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John 1:1-36


Let me welcome you to our study of the Gospel of John.

Before we start, there are a couple of things that I should mention that might help keep things straight.

I'll be talking about two Johns today.

First of all, there’s John the Apostle who was the author of this book, under the direction of the Holy Spirit.

And then we have John the Baptist, the herald of Christ, who figures quite prominently in this first lesson.

I hope with this little explanation that the context of the lesson and the Scriptures will help you to keep these two men apart.

Also, another very interesting thing is the fact that Mary, the mother of Jesus, is the cousin of Elizabeth, the mother of John the Baptist.

We find that information in the book of Luke.

So that would make John the Baptist and Jesus second cousins, a fact that becomes quite interesting in this first lesson.

So with this brief introduction, I'd like to begin this lesson with a trivia question.

Are you ready?

What book in the Bible begins in the same time period as the beginning of the Gospel of John?

Be careful now. I didn't say what book is in the same time period.

I said what book in the Bible begins in the same time period as the beginning of the Gospel of John?

Let's read the beginning of the Gospel of John:

John 1:1-3 "In the beginning was the Word, and the Word was with God, and the Word was God.
2: The same was in the beginning with God.
3: All things were made by him; and without him was not any thing made that was made."

Does that sound familiar?

That's right, these verses contain about the same information that we find in Gen. 1:1 "In the beginning God created the heaven and the earth."

Yes, they both start out "In the beginning.”

And you can't get beyond the fourth word in Genesis before you are brought face to face with God.

And not just God in a general sense, but God the Creator of "heaven and earth."

No, that ridiculous godless theory that says everything created itself has no place in the life of a believer. 

But the point we're making here is the Holy Spirit saw fit to begin the book of Genesis and the Gospel of John in much the same way.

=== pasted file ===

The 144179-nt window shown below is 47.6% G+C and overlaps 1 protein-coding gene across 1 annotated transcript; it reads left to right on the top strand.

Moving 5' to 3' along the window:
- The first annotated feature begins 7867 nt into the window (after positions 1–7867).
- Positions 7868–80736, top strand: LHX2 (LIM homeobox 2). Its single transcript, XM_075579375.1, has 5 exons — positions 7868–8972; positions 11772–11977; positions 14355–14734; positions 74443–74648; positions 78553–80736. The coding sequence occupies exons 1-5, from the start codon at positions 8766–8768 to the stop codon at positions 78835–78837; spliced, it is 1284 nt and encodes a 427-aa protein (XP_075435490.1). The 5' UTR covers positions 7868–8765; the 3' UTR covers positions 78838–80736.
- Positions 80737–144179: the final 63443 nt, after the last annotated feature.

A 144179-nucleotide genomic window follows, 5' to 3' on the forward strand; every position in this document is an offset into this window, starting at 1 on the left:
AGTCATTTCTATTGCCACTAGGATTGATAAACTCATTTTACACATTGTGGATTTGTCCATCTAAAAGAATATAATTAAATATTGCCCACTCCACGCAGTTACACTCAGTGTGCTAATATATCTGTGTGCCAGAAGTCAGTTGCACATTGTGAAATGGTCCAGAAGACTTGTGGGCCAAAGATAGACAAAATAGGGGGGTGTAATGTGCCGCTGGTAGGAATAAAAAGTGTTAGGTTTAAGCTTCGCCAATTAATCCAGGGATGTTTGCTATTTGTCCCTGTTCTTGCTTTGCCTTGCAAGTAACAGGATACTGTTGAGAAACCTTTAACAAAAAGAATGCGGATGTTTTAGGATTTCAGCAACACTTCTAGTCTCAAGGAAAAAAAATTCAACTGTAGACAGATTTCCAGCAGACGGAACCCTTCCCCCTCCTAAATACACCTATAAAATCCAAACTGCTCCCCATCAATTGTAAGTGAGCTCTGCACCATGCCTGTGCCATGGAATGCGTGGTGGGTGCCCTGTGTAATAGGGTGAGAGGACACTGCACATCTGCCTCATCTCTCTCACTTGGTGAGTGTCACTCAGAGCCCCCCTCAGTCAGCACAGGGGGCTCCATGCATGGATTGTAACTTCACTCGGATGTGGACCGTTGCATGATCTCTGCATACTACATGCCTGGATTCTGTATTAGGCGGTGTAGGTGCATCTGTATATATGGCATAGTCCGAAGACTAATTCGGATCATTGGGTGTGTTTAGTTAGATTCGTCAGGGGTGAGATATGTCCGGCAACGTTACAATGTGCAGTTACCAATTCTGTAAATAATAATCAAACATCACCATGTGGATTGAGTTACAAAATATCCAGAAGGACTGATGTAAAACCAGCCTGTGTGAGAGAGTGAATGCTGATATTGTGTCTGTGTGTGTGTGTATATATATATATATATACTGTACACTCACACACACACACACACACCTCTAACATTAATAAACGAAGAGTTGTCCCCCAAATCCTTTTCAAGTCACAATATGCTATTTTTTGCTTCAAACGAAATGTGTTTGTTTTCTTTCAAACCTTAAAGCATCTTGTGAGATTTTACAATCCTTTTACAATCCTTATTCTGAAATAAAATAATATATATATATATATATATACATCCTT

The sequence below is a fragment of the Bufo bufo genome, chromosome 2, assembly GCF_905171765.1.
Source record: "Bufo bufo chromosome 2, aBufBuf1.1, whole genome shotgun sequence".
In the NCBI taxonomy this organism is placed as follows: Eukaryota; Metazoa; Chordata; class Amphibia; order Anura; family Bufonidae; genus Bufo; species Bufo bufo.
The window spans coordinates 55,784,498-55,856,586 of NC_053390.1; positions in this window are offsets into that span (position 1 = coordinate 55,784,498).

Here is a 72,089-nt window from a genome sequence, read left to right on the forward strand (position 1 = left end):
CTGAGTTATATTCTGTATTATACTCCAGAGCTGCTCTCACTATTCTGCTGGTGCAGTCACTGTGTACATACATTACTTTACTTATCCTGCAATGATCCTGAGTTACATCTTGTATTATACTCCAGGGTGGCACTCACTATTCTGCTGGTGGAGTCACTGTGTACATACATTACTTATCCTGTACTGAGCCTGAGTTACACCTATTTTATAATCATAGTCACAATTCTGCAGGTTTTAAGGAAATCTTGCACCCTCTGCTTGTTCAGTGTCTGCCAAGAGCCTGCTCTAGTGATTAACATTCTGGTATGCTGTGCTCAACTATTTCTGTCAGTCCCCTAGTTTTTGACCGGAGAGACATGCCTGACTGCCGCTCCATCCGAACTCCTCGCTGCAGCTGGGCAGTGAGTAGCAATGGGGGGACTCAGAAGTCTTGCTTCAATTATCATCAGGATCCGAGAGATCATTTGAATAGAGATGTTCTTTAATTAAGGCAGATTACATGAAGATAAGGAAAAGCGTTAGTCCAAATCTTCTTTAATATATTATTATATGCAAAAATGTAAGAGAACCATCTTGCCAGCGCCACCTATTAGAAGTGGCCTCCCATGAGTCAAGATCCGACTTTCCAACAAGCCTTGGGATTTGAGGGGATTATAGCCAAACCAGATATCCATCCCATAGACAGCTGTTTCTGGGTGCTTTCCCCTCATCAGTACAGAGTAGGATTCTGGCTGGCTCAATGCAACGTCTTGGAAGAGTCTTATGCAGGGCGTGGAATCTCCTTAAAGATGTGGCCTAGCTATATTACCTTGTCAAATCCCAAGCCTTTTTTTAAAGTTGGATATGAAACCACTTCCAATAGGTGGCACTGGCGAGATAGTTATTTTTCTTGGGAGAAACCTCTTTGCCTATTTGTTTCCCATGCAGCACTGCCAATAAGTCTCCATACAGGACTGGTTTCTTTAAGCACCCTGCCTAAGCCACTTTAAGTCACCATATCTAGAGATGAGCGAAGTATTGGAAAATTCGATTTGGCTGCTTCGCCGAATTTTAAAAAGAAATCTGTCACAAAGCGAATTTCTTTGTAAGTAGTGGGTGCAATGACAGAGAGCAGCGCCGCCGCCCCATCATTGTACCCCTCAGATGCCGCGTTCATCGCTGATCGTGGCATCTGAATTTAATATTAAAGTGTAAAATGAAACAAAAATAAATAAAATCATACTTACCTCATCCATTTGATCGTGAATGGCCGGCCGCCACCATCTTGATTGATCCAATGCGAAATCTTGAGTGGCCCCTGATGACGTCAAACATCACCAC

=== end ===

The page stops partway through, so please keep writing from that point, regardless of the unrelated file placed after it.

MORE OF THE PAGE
Why did He do that?

Well, He certainly wasn't interested in my trivia question.

In fact, I don't believe God is greatly interested in trivial things at all, especially when it comes to the Bible.

No, God had a good reason for what He did.

~ ~ ~ ~ ~ ~

However, before I get into that, I would like to go back in time to when I was about 18 years old, and, by the way, that's not ancient history. 

The Lord had impressed a couple of thoughts on my mind.

I had grown up in the United Church of Canada, and even though I had no idea what the real message of salvation was, I thought I was a Christian. 

So I said to myself, here I am a Christian, and I have never read the Bible myself.

Also, I was hoping to find some formula, or set of rules, that would assure me a place in heaven.

Now back when I was in grade 3, some faithful soul had distributed Gideon New Testaments, which included Psalms, to every child in my class, and, of course, I got one.

So there it was, after so many years, still lying in my dresser drawer just waiting to be read. 

Naturally I began in Matthew.

In Sunday school, I had learned about the miracles of Christ, so I was somewhat familiar with the text.

However, when I got to Mark, I was surprised to find out that it seemed like a duplicate.

The same thing happened in Luke and John.

However, God doesn't write the same book four times, and there is a very important reason why He wrote four Gospels.

~ ~ ~ ~ ~ ~

I'm sure you all know that a person can be more accurately identified if you have two pictures of him, one from the front and one from the side. 

And, I suppose if you really wanted to be thorough, you could take a picture on all four sides.

In a sense, that's exactly what God has done.

Yes, it took all four gospels to properly portray Christ’s unique character.